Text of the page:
It’s tough to write a “best games ever made” list without mentioning “Ico” or “Shadow of the Colossus,” the only two major games published by Team Ico, a small Japanese development studio led by the visionary game designer Fumito Ueda.
Team Ico’s third game, “The Last Guardian,” which is one of the best-looking games at E3 this year, was actually announced at E3 six years ago.
Like Ueda’s previous works, which are both minimalist in design but epic in scale, “The Last Guardian” showed off a simple premise: A boy and his big friend — a giant griffin, which looks like a cross between a hyena and a pigeon — living together and helping each other survive and solve puzzles.
This was the trailer that debuted in 2009:
But with no updates since that initial trailer, many doubted this game would ever see the light of day. And then, Sony used “The Last Guardian” to kick off its E3 press conference on Monday night. The crowd roared when they saw this trailer, embedded here below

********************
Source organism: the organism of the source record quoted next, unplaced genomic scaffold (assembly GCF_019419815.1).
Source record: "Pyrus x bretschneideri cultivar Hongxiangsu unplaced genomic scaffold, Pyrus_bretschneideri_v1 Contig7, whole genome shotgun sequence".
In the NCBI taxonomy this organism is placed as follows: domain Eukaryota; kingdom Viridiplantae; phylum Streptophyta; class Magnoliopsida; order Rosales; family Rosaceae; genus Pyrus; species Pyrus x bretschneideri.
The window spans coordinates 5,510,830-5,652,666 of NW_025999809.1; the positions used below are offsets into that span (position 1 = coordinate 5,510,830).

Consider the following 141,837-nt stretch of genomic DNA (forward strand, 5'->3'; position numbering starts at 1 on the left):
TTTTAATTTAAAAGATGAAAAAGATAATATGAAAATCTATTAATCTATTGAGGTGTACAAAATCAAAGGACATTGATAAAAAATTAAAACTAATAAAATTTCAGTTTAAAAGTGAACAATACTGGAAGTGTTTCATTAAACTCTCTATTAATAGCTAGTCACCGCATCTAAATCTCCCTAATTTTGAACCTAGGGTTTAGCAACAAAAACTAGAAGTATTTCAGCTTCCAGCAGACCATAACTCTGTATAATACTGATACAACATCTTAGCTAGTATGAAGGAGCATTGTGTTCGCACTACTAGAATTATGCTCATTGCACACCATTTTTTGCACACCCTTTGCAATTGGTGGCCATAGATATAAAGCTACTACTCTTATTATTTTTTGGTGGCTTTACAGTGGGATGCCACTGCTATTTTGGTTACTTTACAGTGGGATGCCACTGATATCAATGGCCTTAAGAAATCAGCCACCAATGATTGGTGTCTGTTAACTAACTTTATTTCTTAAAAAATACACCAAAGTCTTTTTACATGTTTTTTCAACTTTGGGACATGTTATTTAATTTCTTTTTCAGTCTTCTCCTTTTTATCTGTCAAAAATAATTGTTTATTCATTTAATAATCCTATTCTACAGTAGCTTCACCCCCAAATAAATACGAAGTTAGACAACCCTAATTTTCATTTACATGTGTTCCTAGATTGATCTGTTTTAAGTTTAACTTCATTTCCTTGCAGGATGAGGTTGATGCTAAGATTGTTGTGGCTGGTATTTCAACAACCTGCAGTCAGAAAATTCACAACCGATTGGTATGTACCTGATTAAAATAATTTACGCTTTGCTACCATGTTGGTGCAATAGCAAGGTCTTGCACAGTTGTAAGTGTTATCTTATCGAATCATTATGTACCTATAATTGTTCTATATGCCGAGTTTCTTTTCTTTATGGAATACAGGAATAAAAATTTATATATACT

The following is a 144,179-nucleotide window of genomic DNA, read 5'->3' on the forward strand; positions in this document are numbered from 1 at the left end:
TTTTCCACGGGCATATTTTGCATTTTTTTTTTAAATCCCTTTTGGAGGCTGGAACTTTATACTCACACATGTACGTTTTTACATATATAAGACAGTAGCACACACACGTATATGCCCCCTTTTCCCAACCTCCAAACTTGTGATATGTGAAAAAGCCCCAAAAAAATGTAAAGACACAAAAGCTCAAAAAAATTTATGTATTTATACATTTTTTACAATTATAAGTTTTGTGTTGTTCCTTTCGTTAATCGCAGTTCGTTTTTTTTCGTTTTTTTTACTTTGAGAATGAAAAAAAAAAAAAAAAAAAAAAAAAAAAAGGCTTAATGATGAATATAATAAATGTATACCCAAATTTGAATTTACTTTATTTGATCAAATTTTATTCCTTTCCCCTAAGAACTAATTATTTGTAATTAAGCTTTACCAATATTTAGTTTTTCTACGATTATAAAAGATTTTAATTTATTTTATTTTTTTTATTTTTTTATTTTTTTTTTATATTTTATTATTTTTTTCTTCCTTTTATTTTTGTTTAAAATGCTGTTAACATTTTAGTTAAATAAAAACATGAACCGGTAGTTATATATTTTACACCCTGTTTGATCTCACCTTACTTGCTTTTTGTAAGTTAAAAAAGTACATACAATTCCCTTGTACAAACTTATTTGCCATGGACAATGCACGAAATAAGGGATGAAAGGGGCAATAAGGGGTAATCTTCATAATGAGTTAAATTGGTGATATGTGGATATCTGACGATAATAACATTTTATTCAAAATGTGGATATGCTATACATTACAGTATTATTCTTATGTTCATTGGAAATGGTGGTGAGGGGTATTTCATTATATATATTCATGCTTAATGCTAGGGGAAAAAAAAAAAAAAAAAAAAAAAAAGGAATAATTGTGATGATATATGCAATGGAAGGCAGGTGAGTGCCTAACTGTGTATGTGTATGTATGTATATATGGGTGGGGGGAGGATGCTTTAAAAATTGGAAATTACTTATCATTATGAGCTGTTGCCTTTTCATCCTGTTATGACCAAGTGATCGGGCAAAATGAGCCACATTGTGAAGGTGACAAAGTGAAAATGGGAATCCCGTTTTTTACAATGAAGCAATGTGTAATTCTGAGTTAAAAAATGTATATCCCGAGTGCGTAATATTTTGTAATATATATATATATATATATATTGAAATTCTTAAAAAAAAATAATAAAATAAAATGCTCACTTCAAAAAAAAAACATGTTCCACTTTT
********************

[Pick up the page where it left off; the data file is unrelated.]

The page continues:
Despite the six-year difference, both trailers look relatively similar. So why the massive delays?
Shuhei Yoshida, Sony’s head of game development, revealed to Kotaku that the game revealed at E3 2009 was not a true representation of the actual game.
“There were lots of technical issues,” Yoshida said. “The game was not performing at speed. The video we showed, the trailer on PS3, was specced up. The game was running at a much lower frame rate. Some features were still missing. So it was clear that the team had to make a compromise in terms of features and number of characters.”
As Team Ico struggled to improve the performance of their game, which was super time-consuming, Sony unveiled the PlayStation 4. By 2012, Team Ico realised the only way to achieve what they wanted from “The Last Guardian,” in terms of visuals and gameplay, was to start building for the next-generation console.
Now, three years after Team Ico helped “The Last Guardian” make the leap from PS3 to PS4, the adventure game is one of the darlings at this year’s E3.
“We have a certain level of confidence about the launch window,” Yoshida said, “which is why we showed it.”